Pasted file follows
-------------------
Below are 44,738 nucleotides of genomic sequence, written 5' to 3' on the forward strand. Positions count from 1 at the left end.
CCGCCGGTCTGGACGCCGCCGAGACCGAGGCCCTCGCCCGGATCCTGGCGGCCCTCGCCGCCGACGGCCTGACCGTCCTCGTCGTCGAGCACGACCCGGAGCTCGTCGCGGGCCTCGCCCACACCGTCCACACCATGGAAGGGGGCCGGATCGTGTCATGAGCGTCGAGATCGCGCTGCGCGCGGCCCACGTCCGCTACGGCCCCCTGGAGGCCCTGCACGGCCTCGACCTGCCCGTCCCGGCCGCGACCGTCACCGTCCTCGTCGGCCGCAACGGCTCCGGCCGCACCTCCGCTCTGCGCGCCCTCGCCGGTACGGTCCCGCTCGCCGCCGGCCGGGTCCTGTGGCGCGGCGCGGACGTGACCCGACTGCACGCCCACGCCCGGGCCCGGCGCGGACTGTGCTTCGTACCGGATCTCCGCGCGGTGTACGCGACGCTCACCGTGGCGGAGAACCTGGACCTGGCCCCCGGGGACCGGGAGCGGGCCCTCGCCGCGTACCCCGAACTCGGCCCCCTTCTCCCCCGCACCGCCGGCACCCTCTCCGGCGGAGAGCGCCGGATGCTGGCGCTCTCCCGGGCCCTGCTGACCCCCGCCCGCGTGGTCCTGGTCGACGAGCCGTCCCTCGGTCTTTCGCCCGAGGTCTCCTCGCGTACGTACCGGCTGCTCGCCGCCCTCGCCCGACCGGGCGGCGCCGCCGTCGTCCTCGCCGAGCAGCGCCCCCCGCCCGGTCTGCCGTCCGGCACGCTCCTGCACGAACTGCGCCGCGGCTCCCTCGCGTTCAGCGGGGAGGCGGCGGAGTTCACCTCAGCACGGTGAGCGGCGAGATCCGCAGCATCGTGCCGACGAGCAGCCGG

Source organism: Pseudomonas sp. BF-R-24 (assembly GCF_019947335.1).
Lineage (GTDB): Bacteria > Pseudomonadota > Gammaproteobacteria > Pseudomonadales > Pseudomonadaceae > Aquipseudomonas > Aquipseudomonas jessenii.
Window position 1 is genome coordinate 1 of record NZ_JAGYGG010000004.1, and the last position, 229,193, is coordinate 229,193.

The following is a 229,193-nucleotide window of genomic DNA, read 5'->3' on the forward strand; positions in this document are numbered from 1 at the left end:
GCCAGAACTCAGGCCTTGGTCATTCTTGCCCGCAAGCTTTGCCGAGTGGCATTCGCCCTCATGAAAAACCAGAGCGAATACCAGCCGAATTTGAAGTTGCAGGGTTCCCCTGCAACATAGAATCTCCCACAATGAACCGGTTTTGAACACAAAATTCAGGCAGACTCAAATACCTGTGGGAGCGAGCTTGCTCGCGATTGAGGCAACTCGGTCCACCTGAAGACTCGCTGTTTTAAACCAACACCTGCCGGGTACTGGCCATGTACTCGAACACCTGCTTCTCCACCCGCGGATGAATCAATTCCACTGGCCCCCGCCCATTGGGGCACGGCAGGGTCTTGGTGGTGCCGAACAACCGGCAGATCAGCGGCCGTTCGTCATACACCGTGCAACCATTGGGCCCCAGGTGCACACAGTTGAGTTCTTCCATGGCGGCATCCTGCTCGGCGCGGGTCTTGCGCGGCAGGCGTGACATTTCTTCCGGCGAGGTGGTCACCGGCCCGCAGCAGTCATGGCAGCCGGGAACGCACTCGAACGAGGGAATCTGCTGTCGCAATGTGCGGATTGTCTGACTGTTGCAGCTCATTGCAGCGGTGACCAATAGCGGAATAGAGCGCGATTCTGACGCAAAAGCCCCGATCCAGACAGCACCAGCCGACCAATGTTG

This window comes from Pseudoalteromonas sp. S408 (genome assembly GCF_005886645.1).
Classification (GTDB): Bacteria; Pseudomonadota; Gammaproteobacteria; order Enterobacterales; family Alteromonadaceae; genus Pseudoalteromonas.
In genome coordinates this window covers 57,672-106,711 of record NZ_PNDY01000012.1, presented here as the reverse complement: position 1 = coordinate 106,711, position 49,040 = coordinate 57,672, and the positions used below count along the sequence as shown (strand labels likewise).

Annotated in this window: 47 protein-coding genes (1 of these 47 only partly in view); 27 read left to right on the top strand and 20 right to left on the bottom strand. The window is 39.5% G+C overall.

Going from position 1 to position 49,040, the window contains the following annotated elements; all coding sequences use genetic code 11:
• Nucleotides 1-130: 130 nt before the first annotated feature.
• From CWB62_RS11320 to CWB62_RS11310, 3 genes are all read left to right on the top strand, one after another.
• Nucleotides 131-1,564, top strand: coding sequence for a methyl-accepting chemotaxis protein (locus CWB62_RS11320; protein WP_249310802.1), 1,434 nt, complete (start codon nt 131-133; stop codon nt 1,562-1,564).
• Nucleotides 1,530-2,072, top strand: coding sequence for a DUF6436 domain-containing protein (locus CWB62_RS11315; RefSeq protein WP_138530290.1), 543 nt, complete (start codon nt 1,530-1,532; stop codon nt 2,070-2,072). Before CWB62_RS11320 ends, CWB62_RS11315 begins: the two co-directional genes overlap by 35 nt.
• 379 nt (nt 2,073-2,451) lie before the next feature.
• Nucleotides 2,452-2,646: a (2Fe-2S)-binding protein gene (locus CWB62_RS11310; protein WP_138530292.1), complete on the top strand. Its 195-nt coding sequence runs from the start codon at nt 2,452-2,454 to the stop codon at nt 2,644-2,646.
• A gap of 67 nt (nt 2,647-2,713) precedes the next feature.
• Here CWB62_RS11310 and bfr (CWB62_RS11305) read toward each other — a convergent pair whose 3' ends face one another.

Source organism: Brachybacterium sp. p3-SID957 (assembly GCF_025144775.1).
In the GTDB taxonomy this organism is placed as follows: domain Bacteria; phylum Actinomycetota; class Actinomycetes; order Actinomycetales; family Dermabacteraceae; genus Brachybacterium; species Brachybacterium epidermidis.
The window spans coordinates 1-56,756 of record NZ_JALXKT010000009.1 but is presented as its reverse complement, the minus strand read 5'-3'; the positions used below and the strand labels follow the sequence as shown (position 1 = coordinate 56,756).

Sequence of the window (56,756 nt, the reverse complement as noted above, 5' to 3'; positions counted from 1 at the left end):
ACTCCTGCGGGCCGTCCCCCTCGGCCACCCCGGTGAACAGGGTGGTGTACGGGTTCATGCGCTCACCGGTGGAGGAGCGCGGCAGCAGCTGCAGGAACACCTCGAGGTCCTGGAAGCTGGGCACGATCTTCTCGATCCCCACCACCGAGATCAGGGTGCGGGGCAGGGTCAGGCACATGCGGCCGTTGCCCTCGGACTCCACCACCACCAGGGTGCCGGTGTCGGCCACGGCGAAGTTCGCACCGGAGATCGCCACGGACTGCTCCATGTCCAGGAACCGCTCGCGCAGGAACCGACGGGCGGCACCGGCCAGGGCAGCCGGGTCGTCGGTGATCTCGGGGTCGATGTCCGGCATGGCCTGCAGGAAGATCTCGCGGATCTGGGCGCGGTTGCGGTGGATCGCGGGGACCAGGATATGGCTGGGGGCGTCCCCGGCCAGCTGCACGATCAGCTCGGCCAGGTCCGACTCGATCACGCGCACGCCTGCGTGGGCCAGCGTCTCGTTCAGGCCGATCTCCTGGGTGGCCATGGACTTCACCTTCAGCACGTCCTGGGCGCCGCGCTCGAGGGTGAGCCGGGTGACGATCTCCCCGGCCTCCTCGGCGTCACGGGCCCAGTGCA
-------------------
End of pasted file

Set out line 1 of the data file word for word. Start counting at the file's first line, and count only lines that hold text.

Below are 44,738 nucleotides of genomic sequence, written 5' to 3' on the forward strand. Positions count from 1 at the left end.